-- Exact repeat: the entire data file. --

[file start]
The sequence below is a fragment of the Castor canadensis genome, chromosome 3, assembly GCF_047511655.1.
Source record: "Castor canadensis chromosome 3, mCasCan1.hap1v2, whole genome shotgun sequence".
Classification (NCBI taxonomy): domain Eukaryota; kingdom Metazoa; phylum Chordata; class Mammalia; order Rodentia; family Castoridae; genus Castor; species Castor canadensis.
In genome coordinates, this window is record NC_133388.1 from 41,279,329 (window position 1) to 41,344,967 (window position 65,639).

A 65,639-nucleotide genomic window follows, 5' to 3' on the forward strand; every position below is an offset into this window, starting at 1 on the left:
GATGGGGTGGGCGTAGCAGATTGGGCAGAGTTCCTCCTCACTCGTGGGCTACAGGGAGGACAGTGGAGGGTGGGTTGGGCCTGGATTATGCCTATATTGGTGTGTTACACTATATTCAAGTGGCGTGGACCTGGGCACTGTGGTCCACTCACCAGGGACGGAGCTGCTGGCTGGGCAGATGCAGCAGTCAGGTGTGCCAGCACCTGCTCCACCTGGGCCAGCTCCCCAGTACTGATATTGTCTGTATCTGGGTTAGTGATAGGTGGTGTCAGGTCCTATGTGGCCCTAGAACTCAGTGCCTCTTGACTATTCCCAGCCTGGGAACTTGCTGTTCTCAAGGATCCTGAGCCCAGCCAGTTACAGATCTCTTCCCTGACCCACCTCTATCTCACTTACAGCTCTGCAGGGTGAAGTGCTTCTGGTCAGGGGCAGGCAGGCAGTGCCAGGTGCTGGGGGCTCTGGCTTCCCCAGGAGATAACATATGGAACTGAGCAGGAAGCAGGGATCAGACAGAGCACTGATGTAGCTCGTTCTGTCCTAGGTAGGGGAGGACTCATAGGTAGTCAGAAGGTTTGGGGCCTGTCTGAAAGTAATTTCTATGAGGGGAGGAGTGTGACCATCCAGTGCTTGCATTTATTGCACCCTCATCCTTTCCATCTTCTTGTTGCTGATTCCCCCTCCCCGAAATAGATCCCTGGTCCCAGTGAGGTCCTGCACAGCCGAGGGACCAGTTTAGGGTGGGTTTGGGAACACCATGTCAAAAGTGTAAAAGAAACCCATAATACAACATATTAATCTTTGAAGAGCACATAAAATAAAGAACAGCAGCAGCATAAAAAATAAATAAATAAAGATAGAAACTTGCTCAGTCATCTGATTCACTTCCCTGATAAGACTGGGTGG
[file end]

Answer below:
The sequence below is a fragment of the Castor canadensis genome, chromosome 3, assembly GCF_047511655.1.
Source record: "Castor canadensis chromosome 3, mCasCan1.hap1v2, whole genome shotgun sequence".
Classification (NCBI taxonomy): domain Eukaryota; kingdom Metazoa; phylum Chordata; class Mammalia; order Rodentia; family Castoridae; genus Castor; species Castor canadensis.
In genome coordinates, this window is record NC_133388.1 from 41,279,329 (window position 1) to 41,344,967 (window position 65,639).

A 65,639-nucleotide genomic window follows, 5' to 3' on the forward strand; every position below is an offset into this window, starting at 1 on the left:
GATGGGGTGGGCGTAGCAGATTGGGCAGAGTTCCTCCTCACTCGTGGGCTACAGGGAGGACAGTGGAGGGTGGGTTGGGCCTGGATTATGCCTATATTGGTGTGTTACACTATATTCAAGTGGCGTGGACCTGGGCACTGTGGTCCACTCACCAGGGACGGAGCTGCTGGCTGGGCAGATGCAGCAGTCAGGTGTGCCAGCACCTGCTCCACCTGGGCCAGCTCCCCAGTACTGATATTGTCTGTATCTGGGTTAGTGATAGGTGGTGTCAGGTCCTATGTGGCCCTAGAACTCAGTGCCTCTTGACTATTCCCAGCCTGGGAACTTGCTGTTCTCAAGGATCCTGAGCCCAGCCAGTTACAGATCTCTTCCCTGACCCACCTCTATCTCACTTACAGCTCTGCAGGGTGAAGTGCTTCTGGTCAGGGGCAGGCAGGCAGTGCCAGGTGCTGGGGGCTCTGGCTTCCCCAGGAGATAACATATGGAACTGAGCAGGAAGCAGGGATCAGACAGAGCACTGATGTAGCTCGTTCTGTCCTAGGTAGGGGAGGACTCATAGGTAGTCAGAAGGTTTGGGGCCTGTCTGAAAGTAATTTCTATGAGGGGAGGAGTGTGACCATCCAGTGCTTGCATTTATTGCACCCTCATCCTTTCCATCTTCTTGTTGCTGATTCCCCCTCCCCGAAATAGATCCCTGGTCCCAGTGAGGTCCTGCACAGCCGAGGGACCAGTTTAGGGTGGGTTTGGGAACACCATGTCAAAAGTGTAAAAGAAACCCATAATACAACATATTAATCTTTGAAGAGCACATAAAATAAAGAACAGCAGCAGCATAAAAAATAAATAAATAAAGATAGAAACTTGCTCAGTCATCTGATTCACTTCCCTGATAAGACTGGGTGG